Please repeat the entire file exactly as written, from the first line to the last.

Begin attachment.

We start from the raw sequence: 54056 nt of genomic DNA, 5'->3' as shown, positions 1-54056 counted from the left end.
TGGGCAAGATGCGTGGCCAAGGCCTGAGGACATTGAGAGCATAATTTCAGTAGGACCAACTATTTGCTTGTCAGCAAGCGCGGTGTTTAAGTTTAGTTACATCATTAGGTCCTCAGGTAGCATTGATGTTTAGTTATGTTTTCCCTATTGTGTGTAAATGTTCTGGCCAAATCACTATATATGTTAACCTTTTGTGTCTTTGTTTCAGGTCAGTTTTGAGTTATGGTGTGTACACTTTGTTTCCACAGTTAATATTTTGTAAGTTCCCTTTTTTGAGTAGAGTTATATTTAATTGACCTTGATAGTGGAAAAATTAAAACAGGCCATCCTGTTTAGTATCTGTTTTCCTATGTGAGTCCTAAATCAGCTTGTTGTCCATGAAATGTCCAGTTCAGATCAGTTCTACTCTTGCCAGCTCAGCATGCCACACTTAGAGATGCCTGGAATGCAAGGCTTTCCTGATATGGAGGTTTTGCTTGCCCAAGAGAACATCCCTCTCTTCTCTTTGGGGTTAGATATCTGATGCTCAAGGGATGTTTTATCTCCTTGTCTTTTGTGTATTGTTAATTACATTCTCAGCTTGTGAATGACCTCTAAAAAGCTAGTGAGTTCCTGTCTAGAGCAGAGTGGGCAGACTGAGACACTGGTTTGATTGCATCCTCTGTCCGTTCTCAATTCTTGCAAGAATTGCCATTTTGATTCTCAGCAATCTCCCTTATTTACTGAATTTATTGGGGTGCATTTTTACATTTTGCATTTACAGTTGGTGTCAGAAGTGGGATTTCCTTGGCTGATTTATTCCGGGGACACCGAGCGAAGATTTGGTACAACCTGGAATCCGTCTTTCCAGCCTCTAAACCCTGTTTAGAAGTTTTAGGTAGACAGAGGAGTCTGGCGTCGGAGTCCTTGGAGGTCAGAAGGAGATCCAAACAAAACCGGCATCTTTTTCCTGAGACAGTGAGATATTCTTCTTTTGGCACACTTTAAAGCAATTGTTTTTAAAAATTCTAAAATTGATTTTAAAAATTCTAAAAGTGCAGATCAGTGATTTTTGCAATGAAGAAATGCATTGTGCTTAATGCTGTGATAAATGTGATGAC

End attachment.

We start from the raw sequence: 54056 nt of genomic DNA, 5'->3' as shown, positions 1-54056 counted from the left end.
TGGGCAAGATGCGTGGCCAAGGCCTGAGGACATTGAGAGCATAATTTCAGTAGGACCAACTATTTGCTTGTCAGCAAGCGCGGTGTTTAAGTTTAGTTACATCATTAGGTCCTCAGGTAGCATTGATGTTTAGTTATGTTTTCCCTATTGTGTGTAAATGTTCTGGCCAAATCACTATATATGTTAACCTTTTGTGTCTTTGTTTCAGGTCAGTTTTGAGTTATGGTGTGTACACTTTGTTTCCACAGTTAATATTTTGTAAGTTCCCTTTTTTGAGTAGAGTTATATTTAATTGACCTTGATAGTGGAAAAATTAAAACAGGCCATCCTGTTTAGTATCTGTTTTCCTATGTGAGTCCTAAATCAGCTTGTTGTCCATGAAATGTCCAGTTCAGATCAGTTCTACTCTTGCCAGCTCAGCATGCCACACTTAGAGATGCCTGGAATGCAAGGCTTTCCTGATATGGAGGTTTTGCTTGCCCAAGAGAACATCCCTCTCTTCTCTTTGGGGTTAGATATCTGATGCTCAAGGGATGTTTTATCTCCTTGTCTTTTGTGTATTGTTAATTACATTCTCAGCTTGTGAATGACCTCTAAAAAGCTAGTGAGTTCCTGTCTAGAGCAGAGTGGGCAGACTGAGACACTGGTTTGATTGCATCCTCTGTCCGTTCTCAATTCTTGCAAGAATTGCCATTTTGATTCTCAGCAATCTCCCTTATTTACTGAATTTATTGGGGTGCATTTTTACATTTTGCATTTACAGTTGGTGTCAGAAGTGGGATTTCCTTGGCTGATTTATTCCGGGGACACCGAGCGAAGATTTGGTACAACCTGGAATCCGTCTTTCCAGCCTCTAAACCCTGTTTAGAAGTTTTAGGTAGACAGAGGAGTCTGGCGTCGGAGTCCTTGGAGGTCAGAAGGAGATCCAAACAAAACCGGCATCTTTTTCCTGAGACAGTGAGATATTCTTCTTTTGGCACACTTTAAAGCAATTGTTTTTAAAAATTCTAAAATTGATTTTAAAAATTCTAAAAGTGCAGATCAGTGATTTTTGCAATGAAGAAATGCATTGTGCTTAATGCTGTGATAAATGTGATGAC